Republicans Start To Unite Around Call To Allow Billionaires And Corporations To Directly Fund Campaigns
"Republicans Start To Unite Around Call To Allow Billionaires And Corporations To Directly Fund Campaigns"
Eight in 10 Americans believe that there is too much money in American politics, and only 17 percent agree with the Supreme Court that corporations should be allowed to spend unlimited money to try to influence elections.
Yet top Republicans are coalescing around the idea that current campaign finance laws — which still prohibit corporations and wealthy individuals from giving unlimited money directly to campaigns — are actually too restrictive. Judging from interviews with ThinkProgress and Republican campaign speeches over the past two months, the GOP’s standard response to the Citizens United Supreme Court ruling has solidified: allow for unlimited contributions directly to candidates while requiring immediate disclosure.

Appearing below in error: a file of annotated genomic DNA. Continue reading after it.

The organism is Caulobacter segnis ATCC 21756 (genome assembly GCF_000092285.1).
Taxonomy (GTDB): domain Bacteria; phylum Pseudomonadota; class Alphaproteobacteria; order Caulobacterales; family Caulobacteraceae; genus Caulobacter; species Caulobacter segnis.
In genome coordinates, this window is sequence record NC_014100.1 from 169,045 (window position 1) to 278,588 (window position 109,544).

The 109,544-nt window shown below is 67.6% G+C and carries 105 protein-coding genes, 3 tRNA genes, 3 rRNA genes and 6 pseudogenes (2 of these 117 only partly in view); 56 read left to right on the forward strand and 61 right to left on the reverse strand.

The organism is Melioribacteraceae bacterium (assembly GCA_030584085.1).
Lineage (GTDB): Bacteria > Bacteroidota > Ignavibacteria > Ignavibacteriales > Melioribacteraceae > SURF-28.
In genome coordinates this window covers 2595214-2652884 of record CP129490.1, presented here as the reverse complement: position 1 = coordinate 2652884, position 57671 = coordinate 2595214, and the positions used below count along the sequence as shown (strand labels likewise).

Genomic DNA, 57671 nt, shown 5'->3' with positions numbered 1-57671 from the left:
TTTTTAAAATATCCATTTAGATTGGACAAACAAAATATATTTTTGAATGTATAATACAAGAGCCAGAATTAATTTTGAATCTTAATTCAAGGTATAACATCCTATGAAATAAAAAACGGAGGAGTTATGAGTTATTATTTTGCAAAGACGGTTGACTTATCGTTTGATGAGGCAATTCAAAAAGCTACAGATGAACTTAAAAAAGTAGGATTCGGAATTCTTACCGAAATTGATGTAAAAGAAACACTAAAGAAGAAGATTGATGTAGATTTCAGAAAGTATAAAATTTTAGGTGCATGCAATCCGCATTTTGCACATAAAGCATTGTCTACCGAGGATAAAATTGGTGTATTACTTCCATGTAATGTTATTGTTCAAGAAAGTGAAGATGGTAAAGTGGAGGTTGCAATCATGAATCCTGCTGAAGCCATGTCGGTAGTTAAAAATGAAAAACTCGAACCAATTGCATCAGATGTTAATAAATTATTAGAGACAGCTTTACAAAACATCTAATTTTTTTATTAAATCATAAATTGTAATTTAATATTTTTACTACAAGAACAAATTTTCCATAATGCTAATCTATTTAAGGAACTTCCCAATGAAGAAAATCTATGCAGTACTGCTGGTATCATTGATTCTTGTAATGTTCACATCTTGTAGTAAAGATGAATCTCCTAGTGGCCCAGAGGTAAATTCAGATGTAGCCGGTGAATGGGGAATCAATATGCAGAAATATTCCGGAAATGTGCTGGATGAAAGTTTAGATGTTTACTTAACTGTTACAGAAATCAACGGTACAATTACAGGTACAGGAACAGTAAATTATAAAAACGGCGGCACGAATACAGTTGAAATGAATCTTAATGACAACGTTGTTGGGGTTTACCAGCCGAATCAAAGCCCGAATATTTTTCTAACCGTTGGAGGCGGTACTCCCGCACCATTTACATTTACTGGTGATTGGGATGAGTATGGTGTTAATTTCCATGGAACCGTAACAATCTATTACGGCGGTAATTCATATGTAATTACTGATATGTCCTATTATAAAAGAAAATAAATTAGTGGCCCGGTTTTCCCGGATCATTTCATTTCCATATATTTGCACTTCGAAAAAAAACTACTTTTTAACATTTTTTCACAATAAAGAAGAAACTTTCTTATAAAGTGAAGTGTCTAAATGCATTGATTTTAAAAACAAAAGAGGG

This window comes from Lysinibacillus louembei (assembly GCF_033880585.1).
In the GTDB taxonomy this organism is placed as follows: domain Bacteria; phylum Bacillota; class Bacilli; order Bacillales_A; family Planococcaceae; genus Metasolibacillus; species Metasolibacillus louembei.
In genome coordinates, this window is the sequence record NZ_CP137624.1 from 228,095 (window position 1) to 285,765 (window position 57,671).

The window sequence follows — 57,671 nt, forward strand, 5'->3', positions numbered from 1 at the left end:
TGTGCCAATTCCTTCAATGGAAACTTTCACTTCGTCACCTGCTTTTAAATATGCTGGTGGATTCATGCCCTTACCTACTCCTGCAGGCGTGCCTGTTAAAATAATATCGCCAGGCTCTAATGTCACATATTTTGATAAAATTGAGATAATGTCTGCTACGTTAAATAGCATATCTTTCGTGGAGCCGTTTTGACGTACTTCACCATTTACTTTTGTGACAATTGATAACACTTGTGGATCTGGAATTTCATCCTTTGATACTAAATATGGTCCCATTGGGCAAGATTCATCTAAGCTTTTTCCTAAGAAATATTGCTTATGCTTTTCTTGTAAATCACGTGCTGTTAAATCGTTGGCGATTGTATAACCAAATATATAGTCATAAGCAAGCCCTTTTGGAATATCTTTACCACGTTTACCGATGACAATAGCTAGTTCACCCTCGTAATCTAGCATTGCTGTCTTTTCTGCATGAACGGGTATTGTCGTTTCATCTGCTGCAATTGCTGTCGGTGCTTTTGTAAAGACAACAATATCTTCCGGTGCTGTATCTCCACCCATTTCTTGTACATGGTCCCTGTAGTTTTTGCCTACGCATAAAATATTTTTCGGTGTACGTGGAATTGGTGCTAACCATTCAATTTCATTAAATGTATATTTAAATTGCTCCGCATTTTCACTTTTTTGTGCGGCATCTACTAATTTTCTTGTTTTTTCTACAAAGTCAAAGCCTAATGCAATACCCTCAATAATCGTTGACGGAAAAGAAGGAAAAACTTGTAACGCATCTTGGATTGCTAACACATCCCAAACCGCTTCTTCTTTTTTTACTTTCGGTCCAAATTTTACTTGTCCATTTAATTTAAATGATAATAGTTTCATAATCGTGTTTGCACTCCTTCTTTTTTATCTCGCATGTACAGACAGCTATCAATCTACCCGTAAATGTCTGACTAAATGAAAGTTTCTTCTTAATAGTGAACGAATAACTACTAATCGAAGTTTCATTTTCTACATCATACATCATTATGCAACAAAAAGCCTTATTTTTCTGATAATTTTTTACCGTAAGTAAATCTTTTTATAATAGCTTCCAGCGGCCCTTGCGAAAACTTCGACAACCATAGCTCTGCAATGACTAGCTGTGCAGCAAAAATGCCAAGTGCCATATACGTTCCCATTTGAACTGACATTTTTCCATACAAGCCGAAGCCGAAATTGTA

The language used by different high-ranking Republicans is so similar that it suggests a certain level of message-coordination on the subject. Indeed, from GOP presidential candidate Mitt Romney to former Minnesota Gov. Tim Pawlenty (R) to Republican money man Fred Malek, their reactions to campaign finance laws are virtually identical:
- Former Minnesota Gov. Tim Pawlenty: “The better position is to allow full and free speech in whatever form, but have instant disclosure.” [1/21/12]
- Top Republican Money Figure Fred Malek: “I would favor unlimited contributions to candidates with full disclosure.” [1/27/12]
- Presidential candidate Mitt Romney: “We’d be a lot wiser to say you can give what you’d like to a campaign. They must report it immediately…” [12/21/11]
Although Republican supporters of unlimited money in politics seem to have decided that supporting campaign disclosures is an important part of their messaging strategy, the GOP’s actions betray any suggestion that they actually stand behind transparency. Following Citizens United, Democrats introduced the DISCLOSE Act to bring more transparency to the murky world of campaign finance. It passed the House in 2010 but failed to break a Republican filibuster by a single vote.
In other words, Republicans seem to care a whole lot more about letting corporations and the very rich buy elections than they do about protecting the American people’s ability to know about it.